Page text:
Patriotism and God

It’s Independence Day this Sunday, and chances are each Mormon ward will sing at least one of the three patriotic hymns in our hymnal.  If my ward sings the national anthem, a friend of mine will quietly protest.  She refuses to sing the United States national anthem in Sacrament meeting, not because she doesn’t like to sing it, but because she feels it’s not appropriate in that context.  And she’s not the only one who questions the presence of patriotic music in church.  Services at other Christian churches I’ve attended haven’t included patriotic hymns around Independence Day, and I lived for three years in England and I don’t remember the ward there ever singing “God Save the Queen.”  My Canadian friend believes that since “O, Canada” is not in the LDS hymnal, the “Star-Spangled Banner” shouldn’t be there either.  Indeed, the non-English versions of the LDS hymnal I’m aware of don’t contain any patriotic songs, so why are American ones included?

In my experience, most American Mormons enjoy singing patriotic hymns around Independence Day.  But why in Sacrament meeting?  Are we being ethnocentric?  Or is there something about Mormon doctrine moves us celebrate America?  Does God want us to sing the praises of our country, whichever country that may be?  The idea that America is the Promised Land spoken of in the Book of Mormon is, I’m sure, behind some American Mormon patriotism.  The 10th and 11th Articles of Faith may have something to do with it as well.  But we also believe the gospel is for everyone, and the presence of patriotic hymns in our Sacrament meetings could be a little alienating to some.  So should patriotic hymns and songs be delegated to the secular celebrations of Independence Day, just like sacred music is being increasingly squeezed out of the public sphere?

I don’t think so, although I’m not an impartial judge on this question.  I really love a rousing, patriotic hymn played nice and loud on the organ, so I’d want them there if only for aesthetic reasons.  But from a worship point of view, if a hymn praises God and country at the same time, like “America the Beautiful” and “My Country, ‘Tis of Thee” do, then I can’t think of a reason why they wouldn’t be appropriate for Sacrament meeting.  I don’t think we should have the ward choir sing “This Land is Your Land,” however, because that song doesn’t mention God.  And for that matter, God only gets one tiny mention at the end of “The Star-Spangled Banner.”  It’s basically a battle song, so maybe my friend is right that it doesn’t belong in Sacrament meeting.  But I still love it, and will love singing it in church this Sunday.  Even better, I’d love to hear this wonderful “Fugue on the Star-Spangled Banner” by John Knowles Paine for the postlude.  It’s a little long, so if you get tired of the fugue, skip to 3:25 where the melody really comes out.  But don’t miss the pedal solo at 2:50 – it rocks.

Happy 4th of July weekend!  Enjoy.

Star-Spangled Banner on YouTube

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  • Niklas

    In Finnish LDS hymnal there is one patriotic song (“the original version” of Be Still My Soul).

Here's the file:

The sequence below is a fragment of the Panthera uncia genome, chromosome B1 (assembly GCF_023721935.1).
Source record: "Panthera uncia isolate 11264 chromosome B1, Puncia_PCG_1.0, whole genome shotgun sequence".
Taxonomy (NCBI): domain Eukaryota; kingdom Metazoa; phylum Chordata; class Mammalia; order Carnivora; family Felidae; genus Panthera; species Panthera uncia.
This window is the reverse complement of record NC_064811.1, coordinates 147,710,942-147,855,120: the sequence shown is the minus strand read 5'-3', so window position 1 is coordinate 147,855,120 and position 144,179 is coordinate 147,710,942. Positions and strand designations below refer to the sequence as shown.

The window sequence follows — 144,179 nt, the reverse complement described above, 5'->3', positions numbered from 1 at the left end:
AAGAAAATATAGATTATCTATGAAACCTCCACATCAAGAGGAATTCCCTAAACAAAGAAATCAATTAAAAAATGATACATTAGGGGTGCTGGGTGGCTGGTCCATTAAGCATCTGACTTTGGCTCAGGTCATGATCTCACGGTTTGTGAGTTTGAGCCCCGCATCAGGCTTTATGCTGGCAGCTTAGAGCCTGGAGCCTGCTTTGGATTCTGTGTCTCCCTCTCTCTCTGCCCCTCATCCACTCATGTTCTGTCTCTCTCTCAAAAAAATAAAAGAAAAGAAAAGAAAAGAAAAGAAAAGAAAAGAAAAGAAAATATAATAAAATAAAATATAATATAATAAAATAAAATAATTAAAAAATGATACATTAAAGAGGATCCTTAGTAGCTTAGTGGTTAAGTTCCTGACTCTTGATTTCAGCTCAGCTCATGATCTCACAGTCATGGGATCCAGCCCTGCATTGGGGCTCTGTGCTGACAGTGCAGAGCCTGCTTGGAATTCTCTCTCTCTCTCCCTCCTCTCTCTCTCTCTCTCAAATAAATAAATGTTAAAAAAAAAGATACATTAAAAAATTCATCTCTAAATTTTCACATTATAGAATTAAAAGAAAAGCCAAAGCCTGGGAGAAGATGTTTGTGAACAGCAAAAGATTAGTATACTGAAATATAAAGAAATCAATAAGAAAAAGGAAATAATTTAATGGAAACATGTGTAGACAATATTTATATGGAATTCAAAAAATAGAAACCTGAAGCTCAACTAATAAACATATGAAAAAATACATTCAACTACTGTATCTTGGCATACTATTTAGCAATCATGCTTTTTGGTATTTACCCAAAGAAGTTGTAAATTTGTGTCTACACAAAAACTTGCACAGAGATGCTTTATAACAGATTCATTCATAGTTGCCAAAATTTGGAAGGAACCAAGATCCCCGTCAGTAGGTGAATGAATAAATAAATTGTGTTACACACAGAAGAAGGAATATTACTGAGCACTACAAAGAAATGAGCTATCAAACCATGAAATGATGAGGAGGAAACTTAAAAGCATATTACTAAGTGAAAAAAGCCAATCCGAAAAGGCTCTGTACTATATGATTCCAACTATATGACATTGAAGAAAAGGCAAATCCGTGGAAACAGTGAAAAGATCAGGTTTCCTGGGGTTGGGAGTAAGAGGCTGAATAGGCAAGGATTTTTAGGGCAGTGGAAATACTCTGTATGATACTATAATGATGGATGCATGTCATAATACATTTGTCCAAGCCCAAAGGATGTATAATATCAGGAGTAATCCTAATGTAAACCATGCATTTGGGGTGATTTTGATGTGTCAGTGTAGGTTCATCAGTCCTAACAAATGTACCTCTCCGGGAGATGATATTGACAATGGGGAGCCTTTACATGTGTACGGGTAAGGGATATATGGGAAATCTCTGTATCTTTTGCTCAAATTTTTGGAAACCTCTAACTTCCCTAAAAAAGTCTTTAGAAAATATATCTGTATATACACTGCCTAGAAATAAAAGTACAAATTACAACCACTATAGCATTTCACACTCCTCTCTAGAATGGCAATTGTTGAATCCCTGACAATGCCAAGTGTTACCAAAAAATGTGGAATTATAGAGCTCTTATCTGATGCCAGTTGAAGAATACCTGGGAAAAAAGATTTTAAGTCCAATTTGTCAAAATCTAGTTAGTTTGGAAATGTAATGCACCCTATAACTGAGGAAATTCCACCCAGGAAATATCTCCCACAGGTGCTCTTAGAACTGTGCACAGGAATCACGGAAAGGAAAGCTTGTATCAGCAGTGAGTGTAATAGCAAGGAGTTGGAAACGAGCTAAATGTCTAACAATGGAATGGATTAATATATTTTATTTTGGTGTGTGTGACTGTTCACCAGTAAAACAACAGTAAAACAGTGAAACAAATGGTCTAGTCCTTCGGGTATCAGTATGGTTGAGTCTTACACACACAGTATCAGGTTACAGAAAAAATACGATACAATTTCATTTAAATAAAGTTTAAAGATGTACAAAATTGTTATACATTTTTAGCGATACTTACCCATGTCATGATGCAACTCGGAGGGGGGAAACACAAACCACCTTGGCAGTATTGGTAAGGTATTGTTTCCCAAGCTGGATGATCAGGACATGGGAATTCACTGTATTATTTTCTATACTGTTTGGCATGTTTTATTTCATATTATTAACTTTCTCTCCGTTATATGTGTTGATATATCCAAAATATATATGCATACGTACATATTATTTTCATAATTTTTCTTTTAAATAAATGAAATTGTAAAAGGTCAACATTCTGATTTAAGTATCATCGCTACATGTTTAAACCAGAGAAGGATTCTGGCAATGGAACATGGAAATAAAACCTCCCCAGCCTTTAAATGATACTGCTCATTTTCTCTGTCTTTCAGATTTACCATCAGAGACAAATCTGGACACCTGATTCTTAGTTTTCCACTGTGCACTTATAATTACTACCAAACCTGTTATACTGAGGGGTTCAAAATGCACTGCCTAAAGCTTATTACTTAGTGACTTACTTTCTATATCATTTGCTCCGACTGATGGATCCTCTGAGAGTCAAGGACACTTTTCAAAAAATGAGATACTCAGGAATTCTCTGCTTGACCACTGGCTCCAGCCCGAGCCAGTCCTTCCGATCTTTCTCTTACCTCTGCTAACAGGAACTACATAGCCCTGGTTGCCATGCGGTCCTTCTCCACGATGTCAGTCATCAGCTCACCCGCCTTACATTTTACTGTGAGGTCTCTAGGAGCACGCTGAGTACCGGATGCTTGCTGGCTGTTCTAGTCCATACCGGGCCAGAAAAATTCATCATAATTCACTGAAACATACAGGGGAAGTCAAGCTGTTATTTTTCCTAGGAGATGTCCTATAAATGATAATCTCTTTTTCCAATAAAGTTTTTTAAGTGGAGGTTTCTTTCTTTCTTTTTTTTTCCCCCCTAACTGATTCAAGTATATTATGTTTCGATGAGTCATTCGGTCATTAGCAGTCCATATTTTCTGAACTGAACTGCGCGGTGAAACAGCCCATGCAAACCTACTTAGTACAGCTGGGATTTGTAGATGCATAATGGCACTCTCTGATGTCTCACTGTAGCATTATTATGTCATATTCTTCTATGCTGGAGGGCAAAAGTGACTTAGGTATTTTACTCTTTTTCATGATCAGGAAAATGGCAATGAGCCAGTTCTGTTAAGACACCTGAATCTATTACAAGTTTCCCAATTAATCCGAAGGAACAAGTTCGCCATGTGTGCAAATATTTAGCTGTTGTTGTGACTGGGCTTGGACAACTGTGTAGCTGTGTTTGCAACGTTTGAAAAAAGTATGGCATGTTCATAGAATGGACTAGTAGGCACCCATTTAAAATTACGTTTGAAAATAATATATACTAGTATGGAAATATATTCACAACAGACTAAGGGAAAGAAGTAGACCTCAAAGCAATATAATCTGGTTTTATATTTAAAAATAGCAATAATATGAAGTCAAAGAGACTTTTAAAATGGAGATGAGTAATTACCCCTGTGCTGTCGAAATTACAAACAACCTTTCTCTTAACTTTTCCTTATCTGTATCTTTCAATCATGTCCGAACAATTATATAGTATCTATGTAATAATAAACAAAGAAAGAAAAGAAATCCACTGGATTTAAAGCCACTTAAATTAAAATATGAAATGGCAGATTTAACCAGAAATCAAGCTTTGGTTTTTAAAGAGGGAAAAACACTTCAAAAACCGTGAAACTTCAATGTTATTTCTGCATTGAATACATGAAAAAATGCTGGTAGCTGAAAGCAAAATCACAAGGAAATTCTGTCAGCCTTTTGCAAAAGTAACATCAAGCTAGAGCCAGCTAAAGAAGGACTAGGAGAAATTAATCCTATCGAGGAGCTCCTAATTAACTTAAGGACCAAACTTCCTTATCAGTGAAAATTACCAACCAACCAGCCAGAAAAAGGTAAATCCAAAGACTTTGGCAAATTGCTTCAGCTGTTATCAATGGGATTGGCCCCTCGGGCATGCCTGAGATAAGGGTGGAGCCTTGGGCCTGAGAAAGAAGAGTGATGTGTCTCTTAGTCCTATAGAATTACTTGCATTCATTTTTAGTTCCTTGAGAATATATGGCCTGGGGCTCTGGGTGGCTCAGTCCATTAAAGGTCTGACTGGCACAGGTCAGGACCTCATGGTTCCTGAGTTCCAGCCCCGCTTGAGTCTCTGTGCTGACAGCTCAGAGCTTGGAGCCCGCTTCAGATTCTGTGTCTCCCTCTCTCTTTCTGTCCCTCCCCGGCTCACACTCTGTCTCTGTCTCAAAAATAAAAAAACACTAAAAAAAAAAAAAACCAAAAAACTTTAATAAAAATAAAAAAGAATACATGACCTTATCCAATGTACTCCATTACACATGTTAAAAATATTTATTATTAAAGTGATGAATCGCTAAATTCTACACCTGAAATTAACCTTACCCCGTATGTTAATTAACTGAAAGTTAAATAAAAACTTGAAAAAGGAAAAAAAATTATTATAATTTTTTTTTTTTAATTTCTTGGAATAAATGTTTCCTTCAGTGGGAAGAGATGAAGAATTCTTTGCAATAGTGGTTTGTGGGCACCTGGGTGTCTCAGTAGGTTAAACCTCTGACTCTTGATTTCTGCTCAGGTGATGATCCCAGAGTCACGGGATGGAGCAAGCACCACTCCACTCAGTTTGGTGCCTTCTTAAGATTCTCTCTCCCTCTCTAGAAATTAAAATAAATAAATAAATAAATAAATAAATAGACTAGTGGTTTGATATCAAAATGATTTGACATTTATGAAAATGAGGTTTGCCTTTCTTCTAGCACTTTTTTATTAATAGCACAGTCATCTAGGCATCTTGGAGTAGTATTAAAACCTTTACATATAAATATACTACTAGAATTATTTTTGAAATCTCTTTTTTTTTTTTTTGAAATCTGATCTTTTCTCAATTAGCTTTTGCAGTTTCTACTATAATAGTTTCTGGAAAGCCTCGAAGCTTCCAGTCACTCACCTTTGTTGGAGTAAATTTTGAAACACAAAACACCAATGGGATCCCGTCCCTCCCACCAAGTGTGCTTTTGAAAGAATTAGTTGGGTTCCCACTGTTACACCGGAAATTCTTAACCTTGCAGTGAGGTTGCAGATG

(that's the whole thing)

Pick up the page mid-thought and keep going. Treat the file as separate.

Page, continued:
I don’t really like patriotic songs in sacrament meetings, but I kind of agree with you if a hymn praises God or even nature (God’s creation) at the same time, there is no reason not to sing it.

  • Jay

    There is also a patriotic hymn in the Danish hymnbook, “Kong Christian Stod Ved Hojen Mast.” I have no problem with patriotic songs in our hymn books, but I wish we could get rid of some of the war ones.

  • http://www.nourishment-blog.com Emily

    Niklas – “Finlandia” is really lovely (I looked up the words on Wikipedia). I’d love to sing a song like that about America.

    Jay – Nice to know of another example – my exposure to non-English hymnals is small. I agree with you about the war hymns. And the “sunshine” hymns – but that’s another post.

  • Don

    For an LDS person (anywhere) the Star Spangled Banner shouldn’t be objectionable. The Gospel could not have been restored in any other place but America. Only the US Constitution prohibited the establishment of a State Church. The United States of America could not have been born without a very hard won independence. Yes it took battle. If the Gospel were restored in Bulgaria (not possible) I’d sing that National Anthem.

    Have you ever read a translation of the French National Anthem? It makes the Star Spangled Banner sound like a nursery rhyme.

    I love the National Anthem. Yes it’s easier being an American to have it in the Hymn Book. I feel ashamed for any American that refuses to sing that hymn or those who refuse to stand in respect for the flag as it passes by in a parade. It is a token of respect for the First Government in the world that was established For the People and by the People.

  • http://www.faithpromotingrumor.com Chris H.

    “I feel ashamed for any American that refuses to sing that hymn or those who refuse to stand in respect for the flag as it passes by in a parade. It is a token of respect for the First Government in the world that was established For the People and by the People.”

    Eye roll. Don, feel ashamed for me.

  • Paul

    I am an American, but was in Canada last summer on Independence Day (which happens to fall 3 days after Canada Day). We indeed stood and sang “O Canada”, which had been appended to all the hymn books in the chapel.

    Just like the American songs, “O Canada” praises God, and thanks Him for blessing the beautiful land. It was a privilege to sing along.

  • Paul

    Not only should we sing patriotic songs (during appropiate times) but we should stand during them.


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